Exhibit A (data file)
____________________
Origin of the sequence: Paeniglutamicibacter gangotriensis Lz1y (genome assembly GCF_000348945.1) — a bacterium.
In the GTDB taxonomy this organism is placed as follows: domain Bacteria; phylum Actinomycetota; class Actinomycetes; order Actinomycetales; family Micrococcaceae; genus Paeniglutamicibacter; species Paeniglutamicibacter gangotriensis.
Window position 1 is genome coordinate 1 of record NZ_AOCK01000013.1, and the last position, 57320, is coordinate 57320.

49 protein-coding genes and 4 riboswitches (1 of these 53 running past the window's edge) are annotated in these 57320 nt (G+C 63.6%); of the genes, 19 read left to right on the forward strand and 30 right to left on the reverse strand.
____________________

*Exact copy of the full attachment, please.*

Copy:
Origin of the sequence: Paeniglutamicibacter gangotriensis Lz1y (genome assembly GCF_000348945.1) — a bacterium.
In the GTDB taxonomy this organism is placed as follows: domain Bacteria; phylum Actinomycetota; class Actinomycetes; order Actinomycetales; family Micrococcaceae; genus Paeniglutamicibacter; species Paeniglutamicibacter gangotriensis.
Window position 1 is genome coordinate 1 of record NZ_AOCK01000013.1, and the last position, 57320, is coordinate 57320.

49 protein-coding genes and 4 riboswitches (1 of these 53 running past the window's edge) are annotated in these 57320 nt (G+C 63.6%); of the genes, 19 read left to right on the forward strand and 30 right to left on the reverse strand.